Explainer: Microsoft, Activision Blizzard & FTC – Implications & Consequences On The Games
Microsoft’s purchase of Activision Blizzard may go ahead in the United States, as Judge Corley sees no danger of harm to competition. Microsoft will be able to go ahead with its proposed acquisition of Activision Blizzard in the United States. That is what is extracted from the resolution published today by the San Francisco court that was analyzing the case since the precautionary prohibition of the purchase proposed by the FTC (Federal Trade Commission) has been denied.
In a brief signed by Judge Corley (and shared by The Verge), it is explained that the FTC’s accusation of an alleged monopolization of the video game sector by Xbox and Activision Blizzard has not been sufficiently proven to block the purchase. The judge ensures that it is clear that Microsoft intends to bring the Call of Duty saga, and the rest of Activision’s content, to a greater number of consumers.
What are the implications of this resolution?
This resolution prevents the purchase proposal from being injunctively blocked, but it does not close the antitrust lawsuit that the FTC filed against Microsoft. In any case, it gives the Xbox company a free hand to go ahead with the acquisition as of July 18, although for this it will have to convince the CMA (Competition and Markets Authority, in Spanish) of the United Kingdom to grant it Also give your go-ahead: the British body blocked it in April, but today it has paralyzed the litigation to negotiate a way to unblock it.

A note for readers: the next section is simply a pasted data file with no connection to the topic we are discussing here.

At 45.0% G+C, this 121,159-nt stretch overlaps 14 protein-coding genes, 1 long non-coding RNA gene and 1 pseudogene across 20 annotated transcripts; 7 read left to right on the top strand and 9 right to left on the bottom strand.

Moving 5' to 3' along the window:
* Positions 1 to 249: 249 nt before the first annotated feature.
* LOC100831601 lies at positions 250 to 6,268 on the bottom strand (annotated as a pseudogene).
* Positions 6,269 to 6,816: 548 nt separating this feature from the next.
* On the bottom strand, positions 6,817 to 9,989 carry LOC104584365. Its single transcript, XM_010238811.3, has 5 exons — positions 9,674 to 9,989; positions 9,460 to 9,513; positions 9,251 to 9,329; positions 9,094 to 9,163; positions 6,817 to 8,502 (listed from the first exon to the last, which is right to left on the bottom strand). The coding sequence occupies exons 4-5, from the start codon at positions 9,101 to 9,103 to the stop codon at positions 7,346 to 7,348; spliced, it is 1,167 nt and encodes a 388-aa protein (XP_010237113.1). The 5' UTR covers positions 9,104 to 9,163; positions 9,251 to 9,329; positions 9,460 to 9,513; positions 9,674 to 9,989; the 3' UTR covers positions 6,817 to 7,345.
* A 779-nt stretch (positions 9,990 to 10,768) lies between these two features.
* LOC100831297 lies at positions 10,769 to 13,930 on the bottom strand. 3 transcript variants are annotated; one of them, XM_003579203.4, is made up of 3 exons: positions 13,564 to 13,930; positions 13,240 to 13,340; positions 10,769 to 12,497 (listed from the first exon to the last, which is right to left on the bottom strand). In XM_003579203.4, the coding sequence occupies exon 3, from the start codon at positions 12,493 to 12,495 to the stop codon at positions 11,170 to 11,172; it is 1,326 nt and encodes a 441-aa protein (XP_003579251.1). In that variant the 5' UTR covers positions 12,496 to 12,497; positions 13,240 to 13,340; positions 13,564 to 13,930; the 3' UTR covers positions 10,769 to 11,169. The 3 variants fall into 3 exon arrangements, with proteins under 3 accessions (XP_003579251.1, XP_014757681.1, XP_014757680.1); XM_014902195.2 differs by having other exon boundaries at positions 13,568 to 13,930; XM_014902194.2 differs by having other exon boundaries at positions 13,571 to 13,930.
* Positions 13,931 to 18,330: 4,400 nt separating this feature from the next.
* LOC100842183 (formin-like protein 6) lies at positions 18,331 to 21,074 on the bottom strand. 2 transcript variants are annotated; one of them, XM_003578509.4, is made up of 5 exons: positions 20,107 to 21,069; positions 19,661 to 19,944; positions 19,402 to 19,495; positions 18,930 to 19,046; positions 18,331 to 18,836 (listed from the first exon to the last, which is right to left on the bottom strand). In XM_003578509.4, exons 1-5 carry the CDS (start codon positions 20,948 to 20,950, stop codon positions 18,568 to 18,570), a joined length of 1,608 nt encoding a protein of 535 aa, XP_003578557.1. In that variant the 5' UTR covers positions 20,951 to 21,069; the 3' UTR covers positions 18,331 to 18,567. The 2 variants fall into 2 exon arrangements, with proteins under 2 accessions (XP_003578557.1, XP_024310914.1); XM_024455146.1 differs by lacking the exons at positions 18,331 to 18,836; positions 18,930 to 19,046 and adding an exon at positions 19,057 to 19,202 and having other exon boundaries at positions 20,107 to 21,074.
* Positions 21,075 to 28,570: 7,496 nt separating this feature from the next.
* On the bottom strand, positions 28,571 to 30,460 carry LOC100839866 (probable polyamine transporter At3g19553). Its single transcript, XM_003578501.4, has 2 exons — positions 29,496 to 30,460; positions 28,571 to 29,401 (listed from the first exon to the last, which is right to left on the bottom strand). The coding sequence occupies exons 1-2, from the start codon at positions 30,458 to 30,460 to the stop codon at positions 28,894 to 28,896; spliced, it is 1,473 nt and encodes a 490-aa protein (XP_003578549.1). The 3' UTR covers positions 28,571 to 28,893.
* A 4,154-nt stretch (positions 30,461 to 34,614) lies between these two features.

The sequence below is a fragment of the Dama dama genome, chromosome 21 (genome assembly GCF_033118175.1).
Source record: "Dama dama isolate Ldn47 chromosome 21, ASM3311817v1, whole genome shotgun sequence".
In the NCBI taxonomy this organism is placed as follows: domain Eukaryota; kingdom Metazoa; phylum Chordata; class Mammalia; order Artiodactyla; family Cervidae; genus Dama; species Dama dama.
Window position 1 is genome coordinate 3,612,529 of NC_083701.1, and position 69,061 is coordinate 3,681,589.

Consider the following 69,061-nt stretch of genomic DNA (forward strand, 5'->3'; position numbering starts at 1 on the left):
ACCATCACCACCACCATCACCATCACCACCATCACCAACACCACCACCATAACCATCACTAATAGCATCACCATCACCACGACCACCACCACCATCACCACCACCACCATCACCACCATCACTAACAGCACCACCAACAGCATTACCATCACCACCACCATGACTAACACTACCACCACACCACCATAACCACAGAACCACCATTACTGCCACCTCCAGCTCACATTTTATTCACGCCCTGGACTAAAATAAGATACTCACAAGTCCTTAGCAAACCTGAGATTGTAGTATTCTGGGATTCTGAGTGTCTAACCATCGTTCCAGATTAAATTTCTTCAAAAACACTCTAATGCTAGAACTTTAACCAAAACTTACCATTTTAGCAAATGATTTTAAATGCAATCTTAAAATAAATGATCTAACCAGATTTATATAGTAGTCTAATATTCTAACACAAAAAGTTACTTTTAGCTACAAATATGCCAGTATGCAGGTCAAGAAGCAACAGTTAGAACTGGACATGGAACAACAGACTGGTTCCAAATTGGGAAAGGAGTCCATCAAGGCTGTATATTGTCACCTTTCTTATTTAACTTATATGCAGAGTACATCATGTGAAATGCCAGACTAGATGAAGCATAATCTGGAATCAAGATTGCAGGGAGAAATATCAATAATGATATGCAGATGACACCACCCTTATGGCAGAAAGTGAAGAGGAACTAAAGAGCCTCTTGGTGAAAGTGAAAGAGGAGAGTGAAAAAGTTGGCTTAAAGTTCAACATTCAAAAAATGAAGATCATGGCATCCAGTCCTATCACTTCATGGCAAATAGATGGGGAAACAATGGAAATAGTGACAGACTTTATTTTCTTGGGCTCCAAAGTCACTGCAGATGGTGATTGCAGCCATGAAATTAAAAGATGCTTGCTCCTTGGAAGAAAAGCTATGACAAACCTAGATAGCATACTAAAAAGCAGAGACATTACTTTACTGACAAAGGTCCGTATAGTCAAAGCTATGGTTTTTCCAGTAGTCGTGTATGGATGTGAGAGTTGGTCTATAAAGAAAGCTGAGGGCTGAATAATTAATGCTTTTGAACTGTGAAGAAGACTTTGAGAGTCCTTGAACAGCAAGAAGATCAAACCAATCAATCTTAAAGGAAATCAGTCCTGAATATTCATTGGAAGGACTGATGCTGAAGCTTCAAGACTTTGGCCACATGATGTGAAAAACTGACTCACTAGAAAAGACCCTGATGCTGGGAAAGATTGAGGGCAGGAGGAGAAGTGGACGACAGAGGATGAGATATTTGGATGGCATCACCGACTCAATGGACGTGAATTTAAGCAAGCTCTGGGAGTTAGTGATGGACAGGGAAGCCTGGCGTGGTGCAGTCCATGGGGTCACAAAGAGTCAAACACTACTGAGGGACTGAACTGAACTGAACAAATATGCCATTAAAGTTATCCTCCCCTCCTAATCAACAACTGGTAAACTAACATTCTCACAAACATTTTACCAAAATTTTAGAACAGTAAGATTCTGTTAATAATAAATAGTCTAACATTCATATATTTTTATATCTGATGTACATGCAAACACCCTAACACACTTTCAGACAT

First reactions from Microsoft, Activision Blizzard and the FTC
The first reactions to this decision have not been long in coming: from Microsoft, Brad Smith, vice president of the company, has thanked the court for its decision and assures that he expects other jurisdictions to reach the same conclusion regarding this controversial proposal. shopping. Bobby Kotick, CEO of Activision Blizzard, has also reacted by ensuring that the merger “will benefit consumers and employees”, emphasizing again that this purchase will expand the market instead of reducing it.
Phil Spencer, head of Xbox and head of Microsoft Gaming, has also wanted to show his joy publicly: “We are grateful to the court for quickly deciding in our favour. The evidence showed that the Activision Blizzard agreement is good for the industry and the claims of the FTC (…) do not reflect the realities of the video game market”.
For his part, Douglas Farrar, spokesman for the FTC, has shared a statement in which he claims to be “disappointed with the result given the clear threat that this merger represents to open up competition in cloud videogames, subscriptions and consoles”. The US organization does not give up and affirms that in the coming days, they will announce their next move to continue their “fight to preserve competition and protect consumers.”